Vandalism is illegal, right? That’s common knowledge, I’m sure. But what about when you take something ordinary and make art out of it? How can society dictate what’s art and what’s vandalism?
Street Art began as quite possibly the only truly subversive art form in recent years. I don’t mean that lightly, as the word subversive is tossed around to describe artists from Jeff Koons (you can read my opinion of him here) to Lady Gaga, but very few artists actually deserve the adjective. However, street art- whether it’s “good” art or not, is still illegal on it’s home turf.
Beginning simply as artists tagging public property, the stencils slowly grew more elaborate and the messages in the work became more overtly anti-establishment. Despite how common graffiti has been, it didn’t break into the art scene officially until Banksy’s 2006 solo show in Los Angeles, Barely Legal, which had people lining up outside the doors- including art collectors.
Since then, street art has made a marked move into the contemporary art scene, taking many of the large names out of the streets and plopping them in galleries. Art collectors have since started snapping up works from Shepherd Fairey and Mobstr- and of course Banksy.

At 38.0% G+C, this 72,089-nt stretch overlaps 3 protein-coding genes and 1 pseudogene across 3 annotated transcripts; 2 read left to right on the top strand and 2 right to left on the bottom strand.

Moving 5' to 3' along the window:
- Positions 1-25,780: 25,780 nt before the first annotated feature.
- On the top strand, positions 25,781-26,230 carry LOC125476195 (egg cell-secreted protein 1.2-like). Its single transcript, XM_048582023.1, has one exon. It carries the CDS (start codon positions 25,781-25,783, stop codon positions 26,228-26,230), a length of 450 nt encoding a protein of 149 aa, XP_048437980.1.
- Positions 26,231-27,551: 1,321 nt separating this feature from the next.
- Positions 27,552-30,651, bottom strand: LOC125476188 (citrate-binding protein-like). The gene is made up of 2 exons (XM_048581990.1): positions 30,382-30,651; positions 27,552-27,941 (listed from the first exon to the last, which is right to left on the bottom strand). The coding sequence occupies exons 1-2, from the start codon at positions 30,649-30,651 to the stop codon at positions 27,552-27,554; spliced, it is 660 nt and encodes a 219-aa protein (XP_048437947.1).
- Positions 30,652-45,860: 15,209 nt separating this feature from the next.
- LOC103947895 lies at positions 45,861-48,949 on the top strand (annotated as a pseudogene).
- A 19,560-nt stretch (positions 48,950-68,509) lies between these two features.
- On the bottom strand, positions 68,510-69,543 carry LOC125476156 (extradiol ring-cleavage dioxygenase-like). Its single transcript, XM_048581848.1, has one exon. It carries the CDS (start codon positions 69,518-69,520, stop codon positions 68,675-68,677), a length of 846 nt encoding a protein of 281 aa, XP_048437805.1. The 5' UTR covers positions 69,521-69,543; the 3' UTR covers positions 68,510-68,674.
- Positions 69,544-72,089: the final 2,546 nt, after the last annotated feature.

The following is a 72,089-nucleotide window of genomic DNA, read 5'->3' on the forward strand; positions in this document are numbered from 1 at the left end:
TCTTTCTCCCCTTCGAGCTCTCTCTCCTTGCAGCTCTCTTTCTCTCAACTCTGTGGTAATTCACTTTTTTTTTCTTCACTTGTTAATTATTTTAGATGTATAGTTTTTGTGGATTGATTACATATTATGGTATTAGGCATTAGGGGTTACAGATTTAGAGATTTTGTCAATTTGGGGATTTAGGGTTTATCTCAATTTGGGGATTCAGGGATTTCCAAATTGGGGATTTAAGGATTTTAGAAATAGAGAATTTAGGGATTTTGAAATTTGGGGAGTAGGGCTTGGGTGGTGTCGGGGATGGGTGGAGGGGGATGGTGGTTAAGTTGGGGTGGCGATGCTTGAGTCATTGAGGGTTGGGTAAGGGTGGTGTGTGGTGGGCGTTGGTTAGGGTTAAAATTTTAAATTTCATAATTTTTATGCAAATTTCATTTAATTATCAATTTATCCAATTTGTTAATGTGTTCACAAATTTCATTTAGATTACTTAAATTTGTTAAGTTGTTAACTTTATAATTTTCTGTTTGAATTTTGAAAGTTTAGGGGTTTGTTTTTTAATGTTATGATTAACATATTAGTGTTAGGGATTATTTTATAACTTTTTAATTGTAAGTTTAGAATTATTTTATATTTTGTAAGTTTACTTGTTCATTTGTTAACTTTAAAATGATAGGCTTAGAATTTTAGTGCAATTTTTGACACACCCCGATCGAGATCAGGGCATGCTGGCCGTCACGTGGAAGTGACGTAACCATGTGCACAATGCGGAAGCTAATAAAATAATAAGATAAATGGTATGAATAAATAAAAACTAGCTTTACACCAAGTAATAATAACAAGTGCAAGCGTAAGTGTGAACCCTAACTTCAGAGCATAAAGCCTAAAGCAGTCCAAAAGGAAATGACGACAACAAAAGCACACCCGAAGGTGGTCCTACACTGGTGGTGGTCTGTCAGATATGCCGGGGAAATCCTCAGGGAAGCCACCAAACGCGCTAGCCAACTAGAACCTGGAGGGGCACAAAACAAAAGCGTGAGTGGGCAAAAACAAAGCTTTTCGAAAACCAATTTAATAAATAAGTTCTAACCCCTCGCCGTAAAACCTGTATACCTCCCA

Since street art’s recent popularity in galleries, the question still remains- does it really belong there? Does the work being in the gallery (legally) to be viewed by a specific ‘art crowd’ as opposed to being in the street (generally illegally) and viewed by everyone who passes by? Personally, I believe it does detract from the statement of the work, but if allows the artists to make a living doing what they feel they’ve been called to do, does that make it worth it?